Attached to the autonomous region government’s hotel, the boisterous Xinjiang Fanzhuang is where Uighurs go for a special celebration. The television plays Uighur music and songs, adding to the cheerful atmosphere. You should bring a large crowd to fully experience a wide variety of Uighur specialties – portions are generous – and be sure to try the phenomenal lamb kebabs. This is one of three restaurants in the hotel complex; the government-owned Xinjiang Fanzhuang is the most authentic and the largest, right next to the lobby. The two smaller restaurants (Xinjiang Islam Restaurant and Hanteng Geli) to the rear are privately owned.
No event here now.
User reviews of Xinjiang Fanzhuang 新疆饭庄
I took a friend visiting to Xinjiang Fan Zhuang today for lunch as he had never tried Xinjiang food before. It was my first time trying this restaurant but I eat this kind of food quite regularly.
I would say the description given in the Beijinger listing is no longer accurate, unless things change between lunch and dinner. There was no Xinjiang style music or TV playing in the background. Also, like many "Xinjiang" restaurants in Beijing, all of the waiting staff and chefs (that I could see) where Chinese. No one looked Uyghur or anything other than Han Chinese. Equally, none of the customers looked like they were from Xinjiang. With the execption of one foreign women, we were the only two foreigners there.
As soon as you enter the restaurant you can see a 'bread shop' to the left filled with lots of really fresh, fantastic looking breads of all shapes and sizes. We got taken to a table almost immediately. The menu had the usual items and a few i'd not seen before. We ordered the Da Pan Ji. There were 3 different types with 3 different prices, the waiter told me the meat used in each was different but I couldn't get a clear idea of what the difference was. In the end, we went for the 50rmb one which ended up being a good choice as it looked like Dapanji generally does. There dapanji was excellent. The sauce was flavorful, moist chicken, a good amount of noodles, potato and peppers. We also ordered the yogurt which, again, was excellent. I couldn't see the usual sesame bread on the menu (it is there somewhere!) so we tried a different kind. It was also very good, very fresh. We tried the smaller lamb kebabs at 5rmb each and they were also fine. I think the meat was good quality but the seasoning was much the same as always. Finally we got an order of green beans/eggplant. This was fairly standard. To drink we had a couple of Dark Xinjiang beers. This was the first time I'd tried it and, as a beer alone, it was just okay but it went very well with what we were eating.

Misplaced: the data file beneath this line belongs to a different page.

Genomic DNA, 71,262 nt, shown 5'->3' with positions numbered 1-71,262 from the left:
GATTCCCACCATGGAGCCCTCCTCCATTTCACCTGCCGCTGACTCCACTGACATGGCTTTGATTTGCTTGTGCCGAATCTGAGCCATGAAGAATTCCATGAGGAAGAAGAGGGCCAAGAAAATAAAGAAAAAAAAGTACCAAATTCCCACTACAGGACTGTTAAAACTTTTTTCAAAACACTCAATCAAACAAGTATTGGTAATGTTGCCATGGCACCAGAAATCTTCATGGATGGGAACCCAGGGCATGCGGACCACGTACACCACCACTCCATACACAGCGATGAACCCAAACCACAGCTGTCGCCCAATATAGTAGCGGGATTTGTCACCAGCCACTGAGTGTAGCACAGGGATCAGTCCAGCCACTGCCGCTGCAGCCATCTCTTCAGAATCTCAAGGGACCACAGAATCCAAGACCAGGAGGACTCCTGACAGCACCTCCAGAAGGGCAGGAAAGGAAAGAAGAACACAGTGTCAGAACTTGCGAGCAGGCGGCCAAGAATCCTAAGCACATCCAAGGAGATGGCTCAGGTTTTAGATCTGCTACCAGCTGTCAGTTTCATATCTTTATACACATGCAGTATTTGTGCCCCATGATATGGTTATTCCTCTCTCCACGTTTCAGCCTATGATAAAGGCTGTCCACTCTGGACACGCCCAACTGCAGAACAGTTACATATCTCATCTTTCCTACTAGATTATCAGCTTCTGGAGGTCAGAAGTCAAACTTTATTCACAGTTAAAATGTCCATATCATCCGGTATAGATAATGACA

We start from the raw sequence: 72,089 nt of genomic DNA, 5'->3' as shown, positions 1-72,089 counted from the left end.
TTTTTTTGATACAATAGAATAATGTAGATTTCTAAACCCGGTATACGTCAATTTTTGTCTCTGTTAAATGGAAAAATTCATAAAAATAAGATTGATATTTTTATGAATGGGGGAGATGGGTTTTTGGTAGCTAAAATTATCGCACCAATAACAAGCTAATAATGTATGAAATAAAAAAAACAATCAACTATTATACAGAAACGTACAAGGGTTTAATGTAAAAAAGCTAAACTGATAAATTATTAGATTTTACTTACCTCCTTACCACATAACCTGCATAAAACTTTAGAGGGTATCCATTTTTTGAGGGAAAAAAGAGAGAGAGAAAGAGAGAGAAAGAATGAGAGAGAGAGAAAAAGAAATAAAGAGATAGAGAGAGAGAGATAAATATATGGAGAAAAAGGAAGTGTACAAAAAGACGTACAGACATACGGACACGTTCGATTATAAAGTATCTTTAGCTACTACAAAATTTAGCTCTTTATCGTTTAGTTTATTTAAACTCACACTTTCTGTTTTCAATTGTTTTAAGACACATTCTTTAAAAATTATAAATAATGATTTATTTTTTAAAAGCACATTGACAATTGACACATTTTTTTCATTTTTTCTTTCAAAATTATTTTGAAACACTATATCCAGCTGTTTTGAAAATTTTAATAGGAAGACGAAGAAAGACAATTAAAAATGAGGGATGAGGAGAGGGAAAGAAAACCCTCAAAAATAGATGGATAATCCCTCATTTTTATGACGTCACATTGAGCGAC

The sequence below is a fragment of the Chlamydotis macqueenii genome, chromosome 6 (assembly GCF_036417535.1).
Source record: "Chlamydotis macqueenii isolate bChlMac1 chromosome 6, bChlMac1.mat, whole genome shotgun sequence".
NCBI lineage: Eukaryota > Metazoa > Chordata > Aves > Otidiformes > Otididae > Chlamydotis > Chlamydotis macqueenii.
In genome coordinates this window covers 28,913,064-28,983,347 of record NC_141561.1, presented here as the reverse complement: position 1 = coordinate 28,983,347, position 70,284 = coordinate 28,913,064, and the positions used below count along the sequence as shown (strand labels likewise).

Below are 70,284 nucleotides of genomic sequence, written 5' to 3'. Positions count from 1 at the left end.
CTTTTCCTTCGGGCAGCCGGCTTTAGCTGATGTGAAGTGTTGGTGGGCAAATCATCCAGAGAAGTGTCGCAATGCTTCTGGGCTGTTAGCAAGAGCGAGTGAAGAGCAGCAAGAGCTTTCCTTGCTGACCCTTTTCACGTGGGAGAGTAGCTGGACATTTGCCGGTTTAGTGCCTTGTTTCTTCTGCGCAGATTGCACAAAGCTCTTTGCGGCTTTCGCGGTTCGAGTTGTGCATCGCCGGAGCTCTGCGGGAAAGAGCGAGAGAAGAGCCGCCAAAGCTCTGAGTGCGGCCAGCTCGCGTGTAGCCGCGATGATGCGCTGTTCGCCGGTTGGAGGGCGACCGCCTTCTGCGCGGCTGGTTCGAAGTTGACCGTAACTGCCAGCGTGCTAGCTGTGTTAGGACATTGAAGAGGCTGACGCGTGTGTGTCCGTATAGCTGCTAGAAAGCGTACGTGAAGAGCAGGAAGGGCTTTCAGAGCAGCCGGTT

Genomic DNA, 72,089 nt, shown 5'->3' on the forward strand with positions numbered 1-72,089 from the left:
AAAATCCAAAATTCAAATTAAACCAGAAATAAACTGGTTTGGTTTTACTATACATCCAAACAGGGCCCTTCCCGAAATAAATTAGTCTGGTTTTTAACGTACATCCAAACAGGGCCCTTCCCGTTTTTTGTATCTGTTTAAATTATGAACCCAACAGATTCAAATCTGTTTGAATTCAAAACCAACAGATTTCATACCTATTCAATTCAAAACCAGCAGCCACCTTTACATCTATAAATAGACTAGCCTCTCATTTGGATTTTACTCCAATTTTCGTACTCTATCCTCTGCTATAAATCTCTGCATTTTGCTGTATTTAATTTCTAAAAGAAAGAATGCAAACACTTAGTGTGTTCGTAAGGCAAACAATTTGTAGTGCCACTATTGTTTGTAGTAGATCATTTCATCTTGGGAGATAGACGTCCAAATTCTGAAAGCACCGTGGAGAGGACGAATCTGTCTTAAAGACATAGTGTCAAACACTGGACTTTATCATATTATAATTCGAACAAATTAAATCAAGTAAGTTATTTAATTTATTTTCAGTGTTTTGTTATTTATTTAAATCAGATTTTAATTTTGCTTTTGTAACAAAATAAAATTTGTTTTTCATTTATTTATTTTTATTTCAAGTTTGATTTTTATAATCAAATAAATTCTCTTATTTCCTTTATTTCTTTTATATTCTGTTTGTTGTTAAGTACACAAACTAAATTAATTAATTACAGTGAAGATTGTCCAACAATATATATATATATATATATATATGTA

The waiters at this restaurant were all very nice and very attentive. Everything was done very quickly and efficiently. The food came quickly and without a big gap between dishes.
I would definitely go here again and I'd also like to try the other restaurant in the same location.
I used Baidu Maps to find the restaurant. We took the subway to Chegongzhuang station then just walked from there. It took about 10 minutes including a few minutes getting lost. The restaurant is down a tiny street and at the back of a small courtyard. The courtyard has a few shops selling dates and other imported things. It didn't look like anything too specialist though.
Though it's Xinjiang cuisine, my favorite goes to the yogurt, which is not expensive but full of flavor. also the chuanr, try to think of one of your neighborhood chuanr place, what i can tell you is that the chuanr offered here in Xinjiang Fanzhuang is about 5-7 times bigger than the usual stuff, but it doesn't cost as much. This restaurant serves the regular Xinjiang stuff as well, Latiaozi, Nangbaorou etc. you can find whatever listed on the menu of your neighborhood chuanr place, plus a lot more delicacies.
My chinese friend always told me about this xinjiang place and took me here thinking I will like it.
We tried the kababs,nans and some other dishes.
None came any where close to real Pakistani or village muslim food as in Pakistan.
The food is perhaps prepared very different way.
They do make an effort but it is nowhere near to the food a muslim pakistani would like
Real Pakistanis will not like.
This place is in the Urumuqi representative office, not to be confused with the Xinjiang Office (Xinjiang Hotel). 3 out of 6 taxi drivers got the address/location wrong when my friends and I went there yesterday.
A quick call to the restaurant sorted it out but be warned!!!
It's a tad hidden in the back of an alley with neon lights flashing around and boxes of melons and other xinjiang fruits stacked up front.
Inside, the place is fairly non-descript with simple tables/chairs and minimal decoration.
Went in with 15 people at 8:45 for dinner and had to rush to order as they close the kitchen around 9:30 so get there early.
Staff was fairly friendly but a tad bit pushy in terms of getting dishes and putting an order in. I suspect it had to do with the late hour.
We ordered quite a mix of dishes from salads to grilled mutton, dapanji, na'an and other usual suspect in this type of restaurant. We did skip on the chuan'r this round as we had more than enough meat ordered.
The dapanji was spicy but delish. lacked potatoes but made up for it with generous portions of chicken.
The yoghurt was one of the best ones I've had at xinjiang restaurants.. . fresh, served in a a wooden bowl with a wooden spoon and had bits and chunks of fruit inside. Great!
It goes without saying that the meat was done proper. Our ChaoMian Pian'r expert gave 2 thumbs up to their offering and wished they were not hidden in the middle of nowhere to enable weekly visits.
I have to go back at an earlier hour to appreciate it better but they've already done enough to bring me back.
The total bill for 13 was 741 rmb including a rough bottle of wine and more than enough food. Good find!